To be credible in what he does, a policeman must always project confidence in his competence and abilities—and the only way to be confident is to have an absolute understanding of the job, based on a solid foundation of basic theories and skills.  A clear and solid understanding of the basics cultivates a habit.  Good habits become the foundation of a good perspective.  With a good perspective, a policeman then develops a good personal system that always activates once he suits up to face another day.  A good personal system makes a good policeman.

One of the best indicators of competence of a policeman (and any person in general) is the amount of knowledge he carries with him in his head and the skills he carries in his person.  Knowing basic police knowledge such as procedures, laws, and other miscellaneous items by heart enables a policeman to be always aware of his duties, responsibilities, and most importantly, his limitations.  Moreover, having the skills enables the policeman to confidently discharge his duties and responsibilities based on the knowledge that he has.  Many wrongdoings could be avoided if only policemen are discerning enough to recognize the possible consequences of their actions and the skills to execute what has to be done—and discernment and skills commences in clear understanding of facts.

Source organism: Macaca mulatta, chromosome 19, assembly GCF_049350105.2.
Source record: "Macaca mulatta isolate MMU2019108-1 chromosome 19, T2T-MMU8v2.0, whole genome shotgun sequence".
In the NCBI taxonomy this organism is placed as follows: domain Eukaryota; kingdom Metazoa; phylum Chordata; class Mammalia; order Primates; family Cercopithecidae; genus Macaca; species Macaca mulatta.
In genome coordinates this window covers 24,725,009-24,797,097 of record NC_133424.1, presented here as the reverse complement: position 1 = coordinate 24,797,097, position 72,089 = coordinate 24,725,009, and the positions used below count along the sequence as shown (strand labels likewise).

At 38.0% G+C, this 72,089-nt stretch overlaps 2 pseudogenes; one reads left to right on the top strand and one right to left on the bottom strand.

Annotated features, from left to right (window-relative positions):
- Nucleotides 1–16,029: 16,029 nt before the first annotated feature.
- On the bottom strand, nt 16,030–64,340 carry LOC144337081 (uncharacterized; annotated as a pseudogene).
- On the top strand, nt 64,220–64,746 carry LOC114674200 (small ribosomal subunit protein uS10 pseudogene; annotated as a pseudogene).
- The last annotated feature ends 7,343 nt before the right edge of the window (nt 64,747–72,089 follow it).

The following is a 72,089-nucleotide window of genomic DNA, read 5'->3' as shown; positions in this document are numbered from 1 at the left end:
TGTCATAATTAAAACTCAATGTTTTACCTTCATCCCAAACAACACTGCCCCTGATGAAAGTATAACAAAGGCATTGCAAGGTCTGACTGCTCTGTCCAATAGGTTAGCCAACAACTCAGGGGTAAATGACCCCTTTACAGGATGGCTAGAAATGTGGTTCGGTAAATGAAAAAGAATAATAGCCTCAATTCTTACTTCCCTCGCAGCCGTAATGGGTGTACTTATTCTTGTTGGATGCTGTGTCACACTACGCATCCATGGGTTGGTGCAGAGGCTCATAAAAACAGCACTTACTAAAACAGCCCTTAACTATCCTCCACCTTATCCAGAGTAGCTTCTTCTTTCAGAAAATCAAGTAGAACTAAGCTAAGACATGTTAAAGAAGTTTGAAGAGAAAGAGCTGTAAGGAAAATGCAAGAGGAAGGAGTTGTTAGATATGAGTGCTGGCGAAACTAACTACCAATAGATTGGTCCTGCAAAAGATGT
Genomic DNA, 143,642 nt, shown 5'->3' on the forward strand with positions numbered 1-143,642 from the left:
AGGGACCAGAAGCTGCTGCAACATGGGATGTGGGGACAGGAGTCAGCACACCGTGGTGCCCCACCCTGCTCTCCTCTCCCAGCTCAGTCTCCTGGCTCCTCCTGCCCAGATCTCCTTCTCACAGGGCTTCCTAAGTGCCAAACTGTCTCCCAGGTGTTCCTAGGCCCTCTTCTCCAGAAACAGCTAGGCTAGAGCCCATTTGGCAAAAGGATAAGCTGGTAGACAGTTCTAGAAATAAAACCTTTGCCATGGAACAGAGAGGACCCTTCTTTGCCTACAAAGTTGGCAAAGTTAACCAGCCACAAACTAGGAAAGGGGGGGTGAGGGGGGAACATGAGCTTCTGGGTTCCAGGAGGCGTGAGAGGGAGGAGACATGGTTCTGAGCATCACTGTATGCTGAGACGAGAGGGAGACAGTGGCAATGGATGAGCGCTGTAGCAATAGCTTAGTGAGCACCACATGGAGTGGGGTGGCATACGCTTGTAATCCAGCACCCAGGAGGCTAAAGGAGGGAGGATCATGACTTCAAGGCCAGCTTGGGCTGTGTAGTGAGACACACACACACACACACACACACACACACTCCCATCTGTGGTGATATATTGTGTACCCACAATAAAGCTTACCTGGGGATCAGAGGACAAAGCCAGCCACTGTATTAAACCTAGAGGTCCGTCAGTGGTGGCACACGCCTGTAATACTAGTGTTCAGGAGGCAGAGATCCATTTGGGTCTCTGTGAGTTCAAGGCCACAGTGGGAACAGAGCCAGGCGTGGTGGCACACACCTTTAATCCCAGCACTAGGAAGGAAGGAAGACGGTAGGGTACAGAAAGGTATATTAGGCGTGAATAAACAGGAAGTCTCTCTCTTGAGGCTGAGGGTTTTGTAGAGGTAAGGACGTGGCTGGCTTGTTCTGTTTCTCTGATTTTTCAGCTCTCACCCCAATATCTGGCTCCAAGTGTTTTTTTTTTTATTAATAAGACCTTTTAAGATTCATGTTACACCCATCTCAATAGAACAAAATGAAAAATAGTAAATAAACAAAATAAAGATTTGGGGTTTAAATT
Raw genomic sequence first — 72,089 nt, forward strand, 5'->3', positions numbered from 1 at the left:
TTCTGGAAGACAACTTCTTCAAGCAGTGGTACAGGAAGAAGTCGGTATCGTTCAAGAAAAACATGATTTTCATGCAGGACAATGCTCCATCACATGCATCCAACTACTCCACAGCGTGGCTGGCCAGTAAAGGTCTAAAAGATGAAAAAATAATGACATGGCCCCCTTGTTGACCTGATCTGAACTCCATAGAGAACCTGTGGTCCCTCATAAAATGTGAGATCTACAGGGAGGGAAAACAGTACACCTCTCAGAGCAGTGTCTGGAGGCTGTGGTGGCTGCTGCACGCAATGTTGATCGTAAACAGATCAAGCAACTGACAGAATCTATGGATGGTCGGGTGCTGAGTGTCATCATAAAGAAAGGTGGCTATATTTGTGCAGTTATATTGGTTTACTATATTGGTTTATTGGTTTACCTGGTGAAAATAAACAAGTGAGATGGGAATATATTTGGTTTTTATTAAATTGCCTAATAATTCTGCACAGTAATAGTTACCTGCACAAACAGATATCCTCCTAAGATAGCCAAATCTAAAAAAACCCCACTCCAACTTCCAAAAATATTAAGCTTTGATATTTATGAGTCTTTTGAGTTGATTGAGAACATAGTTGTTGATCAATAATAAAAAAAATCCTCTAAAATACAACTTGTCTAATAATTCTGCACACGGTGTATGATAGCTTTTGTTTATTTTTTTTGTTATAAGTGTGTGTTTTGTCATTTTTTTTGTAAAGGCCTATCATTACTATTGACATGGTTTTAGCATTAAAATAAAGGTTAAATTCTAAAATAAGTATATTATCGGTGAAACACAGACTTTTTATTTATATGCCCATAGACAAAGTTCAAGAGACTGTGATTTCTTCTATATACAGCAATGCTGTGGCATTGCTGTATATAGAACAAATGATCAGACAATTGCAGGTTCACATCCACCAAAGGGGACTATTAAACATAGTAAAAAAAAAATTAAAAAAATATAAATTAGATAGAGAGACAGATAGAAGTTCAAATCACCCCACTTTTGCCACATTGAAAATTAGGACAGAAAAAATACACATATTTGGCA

Let us now examine what current regulations say as qualifications of a PNP applicant.  The qualifications are actually spelled out in the law creating the PNP.  As required by Section 30 of RA 6975 it says that an applicant for PO1 must be:
  1. A citizen of the Philippines;
  2. A person of good moral character;
  3. Must have passed the Physical Agility Test, Neuro-Psychological Examination, General Physical and Dental Examination as well as Drug Test to be administered by the PNP for the purpose of determining physical and mental health;
  4. Must possess a formal baccalaureate degree from a recognized institution of learning;
  5. Must be eligible in accordance with the standards set by NAPOLCOM;
  6. Must have not been dishonorably discharged from military employment or dismissed for cause from any civilian position in the government;
  7. Must have not been convicted by final judgment of an offense or crime involving moral turpitude;
  8. Must be at least one meter and sixty-two centimeters (1.62 m.) in height for male and one meter and fifty-seven centimeters (1.57 m.) for female;
  9. Must not weigh not more or less five kilograms (5 kgs.) than the standard weight corresponding to his or her height, age, and sex; and
  10. Must not be less than twenty-one (21) nor more than thirty (30) years of age upon take oath
Here is one caveat:  Section 30 of RA 6975 was amended by Section 1 of RA 9708 which added a very crucial phrase:

Except for the last qualification, the above-enumerated qualifications shall be continuing in character and an absence of any one of them at any given time shall be a ground for separation or retirement from the service: Provided, that PNP members who are already in the service upon the effectively of RA 8551 shall be given at least two (2) years to obtain the minimum education qualification and one (1) year to satisfy the weight requirement.